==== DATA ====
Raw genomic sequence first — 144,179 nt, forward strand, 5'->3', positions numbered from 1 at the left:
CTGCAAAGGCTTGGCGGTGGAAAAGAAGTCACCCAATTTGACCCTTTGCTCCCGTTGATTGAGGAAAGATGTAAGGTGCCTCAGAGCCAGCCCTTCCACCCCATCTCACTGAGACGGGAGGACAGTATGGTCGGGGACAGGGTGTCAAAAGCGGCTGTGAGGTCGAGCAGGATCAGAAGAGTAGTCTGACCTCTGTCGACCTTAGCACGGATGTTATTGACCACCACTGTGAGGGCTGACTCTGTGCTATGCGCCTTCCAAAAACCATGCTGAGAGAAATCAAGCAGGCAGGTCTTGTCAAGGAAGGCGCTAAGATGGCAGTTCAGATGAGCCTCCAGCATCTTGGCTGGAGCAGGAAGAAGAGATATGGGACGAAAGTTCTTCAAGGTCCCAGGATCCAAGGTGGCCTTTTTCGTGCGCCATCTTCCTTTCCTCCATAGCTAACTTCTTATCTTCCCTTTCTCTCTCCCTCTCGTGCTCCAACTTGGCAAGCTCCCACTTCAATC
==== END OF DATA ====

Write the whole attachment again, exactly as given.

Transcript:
Raw genomic sequence first — 144,179 nt, forward strand, 5'->3', positions numbered from 1 at the left:
CTGCAAAGGCTTGGCGGTGGAAAAGAAGTCACCCAATTTGACCCTTTGCTCCCGTTGATTGAGGAAAGATGTAAGGTGCCTCAGAGCCAGCCCTTCCACCCCATCTCACTGAGACGGGAGGACAGTATGGTCGGGGACAGGGTGTCAAAAGCGGCTGTGAGGTCGAGCAGGATCAGAAGAGTAGTCTGACCTCTGTCGACCTTAGCACGGATGTTATTGACCACCACTGTGAGGGCTGACTCTGTGCTATGCGCCTTCCAAAAACCATGCTGAGAGAAATCAAGCAGGCAGGTCTTGTCAAGGAAGGCGCTAAGATGGCAGTTCAGATGAGCCTCCAGCATCTTGGCTGGAGCAGGAAGAAGAGATATGGGACGAAAGTTCTTCAAGGTCCCAGGATCCAAGGTGGCCTTTTTCGTGCGCCATCTTCCTTTCCTCCATAGCTAACTTCTTATCTTCCCTTTCTCTCTCCCTCTCGTGCTCCAACTTGGCAAGCTCCCACTTCAATC